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Cardenas v. Cardenas

Court of Appeals of Texas, Thirteenth District, Corpus Christi-Edinburg

March 23, 2017

RUDY CARDENAS, Appellant,
v.
CAROLINE CARDENAS, Appellee.

         On appeal from the 135th District Court of DeWitt County, Texas.

          Before Chief Justice Valdez and Justices Rodriguez and Benavides

          MEMORANDUM OPINION

          NELDA V. RODRIGUEZ Justice.

         This is an appeal from a divorce decree which divided the marital estate of appellant Rudy Cardenas and appellee Caroline Cardenas. By five issues, Rudy challenges multiple aspects of the divorce decree and the related findings of fact. We affirm in part and reverse and remand in part.

         I. Background

         Rudy and Caroline were married in August 2008. They moved into a house located at 113 Dorothy Street in Cuero, Texas (113 Dorothy) which Rudy had acquired before the marriage. In 2013, Rudy took out a loan of $30, 000, and Caroline used the proceeds of this loan to purchase the house at 115 Dorothy Street (115 Dorothy). Caroline testified that she ended the relationship in March of 2014 and moved into 115 Dorothy. She petitioned for divorce in May 2014. A bench trial was held in August 2015. In December 2015, the trial court entered its final decree of divorce, adopting Caroline's unsworn inventory and proposed division of property. Shortly thereafter, the trial court entered findings of fact and conclusions of law.

         By his first issue, Rudy contests the trial court's finding that 115 Dorothy was Caroline's separate property. By his remaining issues, he argues that the trial court abused its discretion in characterizing and dividing three other properties: Rudy's IRA account, improvements made to 113 Dorothy using community funds, and a 2010 camper trailer.

         II. Standard of Review

         We review the trial court's division of property to determine whether the trial court abused its discretion by making a division that was manifestly unjust and unfair. Vandiver v. Vandiver, 4 S.W.3d 300, 303 (Tex. App.-Corpus Christi 1999, pet. denied). The values of individual properties are evidentiary to this issue of a just and right division. LeBlanc v. LeBlanc, 761 S.W.2d 450, 453 (Tex. App.-Corpus Christi 1988), writ denied, 778 S.W.2d 865 (Tex. 1989). A trial court has wide discretion in making such a division. Handley v. Handley, 122 S.W.3d 904, 907 (Tex. App.-Corpus Christi 2003, no pet.). An abuse of discretion occurs when the trial court rules (1) arbitrarily, unreasonably, or without regard to guiding legal principles, or (2) without supporting evidence. Ford Motor Co. v. Chacon, 370 S.W.3d 359, 362 (Tex. 2012) (per curiam). With regard to ruling without supporting evidence, there is no abuse of discretion if some probative record evidence supports the trial court's findings. In re Barber, 982 S.W.2d 364, 366 (Tex. 1998) (orig. proceeding). As the finder of fact for the proceeding, the trial court is the exclusive judge of the credibility of the witnesses, the weight to be given their testimony, and the best means to resolve inconsistencies in the evidence. Handley, 122 S.W.3d at 911.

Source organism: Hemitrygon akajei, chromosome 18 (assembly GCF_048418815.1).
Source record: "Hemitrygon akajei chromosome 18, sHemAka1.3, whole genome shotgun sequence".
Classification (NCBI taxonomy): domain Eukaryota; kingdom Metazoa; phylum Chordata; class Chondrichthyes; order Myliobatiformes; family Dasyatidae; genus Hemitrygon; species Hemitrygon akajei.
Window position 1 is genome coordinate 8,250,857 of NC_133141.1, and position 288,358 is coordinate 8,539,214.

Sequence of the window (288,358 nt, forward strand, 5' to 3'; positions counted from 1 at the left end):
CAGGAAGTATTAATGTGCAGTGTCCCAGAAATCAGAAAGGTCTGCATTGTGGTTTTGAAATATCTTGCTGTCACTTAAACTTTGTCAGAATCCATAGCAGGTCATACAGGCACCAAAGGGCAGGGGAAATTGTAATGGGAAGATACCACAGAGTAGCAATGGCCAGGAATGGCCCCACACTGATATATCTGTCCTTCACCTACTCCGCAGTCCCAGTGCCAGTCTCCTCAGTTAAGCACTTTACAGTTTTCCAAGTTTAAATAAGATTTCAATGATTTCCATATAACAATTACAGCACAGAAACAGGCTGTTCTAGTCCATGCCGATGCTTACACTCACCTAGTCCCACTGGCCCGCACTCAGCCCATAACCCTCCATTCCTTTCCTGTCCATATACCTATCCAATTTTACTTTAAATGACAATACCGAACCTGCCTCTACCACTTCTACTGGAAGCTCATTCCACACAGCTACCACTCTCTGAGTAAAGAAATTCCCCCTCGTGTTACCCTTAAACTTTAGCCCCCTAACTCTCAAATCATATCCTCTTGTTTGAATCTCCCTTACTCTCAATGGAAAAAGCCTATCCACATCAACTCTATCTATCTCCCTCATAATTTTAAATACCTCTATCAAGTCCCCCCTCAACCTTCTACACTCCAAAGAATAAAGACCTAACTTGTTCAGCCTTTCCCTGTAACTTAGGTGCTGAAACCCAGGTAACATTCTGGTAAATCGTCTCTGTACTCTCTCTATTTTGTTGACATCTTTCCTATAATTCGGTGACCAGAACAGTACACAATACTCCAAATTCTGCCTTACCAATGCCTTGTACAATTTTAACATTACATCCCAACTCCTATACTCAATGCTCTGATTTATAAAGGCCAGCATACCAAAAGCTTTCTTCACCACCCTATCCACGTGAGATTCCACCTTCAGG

III. Characterization of 115 Dorothy as Separate Property

         By his first issue, Rudy challenges the trial court's decree that 115 Dorothy was Caroline's separate property.[1] He argues that Caroline failed to prove by clear and convincing evidence that Rudy gave her 115 Dorothy as a gift.

         It was undisputed at trial that in September 2013, Rudy took out the $30, 000 loan in his name only. Caroline used the proceeds from that loan to purchase the adjacent property from their neighbor. The general warranty deed listed the grantee as "Caroline Cardenas, a married woman dealing with her sole and separate property."

         Caroline testified that Rudy had offered to give 115 Dorothy to her as a gift, to do with as she pleased. According to Caroline, the couple jointly consulted a lawyer to arrange for the house to be Caroline's separate property. The couple's pastor also appeared at trial and testified that Rudy had described his plan to give the house to Caroline as a gift.

         Rudy recounted events differently. Rudy explained that the pastor had misunderstood him; he had meant that Caroline would receive the house in the future in case anything happened to him, not that he intended to give the property to Caroline as a gift. Instead, according to Rudy, he intended to own the property jointly with Caroline as an investment, to improve it and to possibly rent it out, but not to give it to Caroline as separate property. Rudy testified that he asked Caroline to take the $30, 000 from the couple's checking account and purchase the 115 Dorothy property in both their names, and that Caroline solely handled this transaction because Rudy was out of town and there was a narrow window in which he could buy the property from their neighbor, who was ...


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